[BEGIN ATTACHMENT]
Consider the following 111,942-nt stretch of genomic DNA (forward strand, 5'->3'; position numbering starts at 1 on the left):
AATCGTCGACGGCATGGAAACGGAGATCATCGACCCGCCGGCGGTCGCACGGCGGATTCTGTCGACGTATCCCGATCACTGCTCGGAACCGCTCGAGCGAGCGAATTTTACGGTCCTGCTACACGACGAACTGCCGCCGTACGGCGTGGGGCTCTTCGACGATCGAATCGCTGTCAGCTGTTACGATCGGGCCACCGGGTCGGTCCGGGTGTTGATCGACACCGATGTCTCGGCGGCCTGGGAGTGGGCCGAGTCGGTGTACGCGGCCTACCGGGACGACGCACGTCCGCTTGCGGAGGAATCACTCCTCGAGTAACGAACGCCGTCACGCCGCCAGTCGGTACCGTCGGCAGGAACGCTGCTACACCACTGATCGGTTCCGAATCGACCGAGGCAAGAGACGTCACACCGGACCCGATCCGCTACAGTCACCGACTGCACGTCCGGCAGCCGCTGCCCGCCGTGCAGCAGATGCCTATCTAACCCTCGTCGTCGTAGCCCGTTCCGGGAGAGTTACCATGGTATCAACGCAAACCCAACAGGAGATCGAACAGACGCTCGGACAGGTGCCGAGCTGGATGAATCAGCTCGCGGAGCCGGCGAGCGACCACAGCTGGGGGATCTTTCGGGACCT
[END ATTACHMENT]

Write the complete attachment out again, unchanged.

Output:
Consider the following 111,942-nt stretch of genomic DNA (forward strand, 5'->3'; position numbering starts at 1 on the left):
AATCGTCGACGGCATGGAAACGGAGATCATCGACCCGCCGGCGGTCGCACGGCGGATTCTGTCGACGTATCCCGATCACTGCTCGGAACCGCTCGAGCGAGCGAATTTTACGGTCCTGCTACACGACGAACTGCCGCCGTACGGCGTGGGGCTCTTCGACGATCGAATCGCTGTCAGCTGTTACGATCGGGCCACCGGGTCGGTCCGGGTGTTGATCGACACCGATGTCTCGGCGGCCTGGGAGTGGGCCGAGTCGGTGTACGCGGCCTACCGGGACGACGCACGTCCGCTTGCGGAGGAATCACTCCTCGAGTAACGAACGCCGTCACGCCGCCAGTCGGTACCGTCGGCAGGAACGCTGCTACACCACTGATCGGTTCCGAATCGACCGAGGCAAGAGACGTCACACCGGACCCGATCCGCTACAGTCACCGACTGCACGTCCGGCAGCCGCTGCCCGCCGTGCAGCAGATGCCTATCTAACCCTCGTCGTCGTAGCCCGTTCCGGGAGAGTTACCATGGTATCAACGCAAACCCAACAGGAGATCGAACAGACGCTCGGACAGGTGCCGAGCTGGATGAATCAGCTCGCGGAGCCGGCGAGCGACCACAGCTGGGGGATCTTTCGGGACCT